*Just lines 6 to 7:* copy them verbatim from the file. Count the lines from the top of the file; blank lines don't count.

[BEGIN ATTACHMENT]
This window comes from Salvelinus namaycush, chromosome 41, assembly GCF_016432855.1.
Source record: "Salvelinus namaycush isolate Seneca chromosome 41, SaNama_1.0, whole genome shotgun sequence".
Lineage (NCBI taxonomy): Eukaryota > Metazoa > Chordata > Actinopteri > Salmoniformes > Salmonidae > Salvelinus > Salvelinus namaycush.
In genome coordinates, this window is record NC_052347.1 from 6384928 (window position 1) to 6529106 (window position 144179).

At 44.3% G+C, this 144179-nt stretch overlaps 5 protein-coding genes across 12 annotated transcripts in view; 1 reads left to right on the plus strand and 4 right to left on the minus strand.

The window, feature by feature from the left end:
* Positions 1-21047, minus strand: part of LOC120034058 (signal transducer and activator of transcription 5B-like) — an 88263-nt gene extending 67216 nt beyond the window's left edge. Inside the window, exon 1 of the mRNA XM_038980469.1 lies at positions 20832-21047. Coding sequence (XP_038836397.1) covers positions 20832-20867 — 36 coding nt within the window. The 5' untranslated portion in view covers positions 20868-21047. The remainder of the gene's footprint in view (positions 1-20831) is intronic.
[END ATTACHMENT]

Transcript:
The window, feature by feature from the left end:
* Positions 1-21047, minus strand: part of LOC120034058 (signal transducer and activator of transcription 5B-like) — an 88263-nt gene extending 67216 nt beyond the window's left edge. Inside the window, exon 1 of the mRNA XM_038980469.1 lies at positions 20832-21047. Coding sequence (XP_038836397.1) covers positions 20832-20867 — 36 coding nt within the window. The 5' untranslated portion in view covers positions 20868-21047. The remainder of the gene's footprint in view (positions 1-20831) is intronic.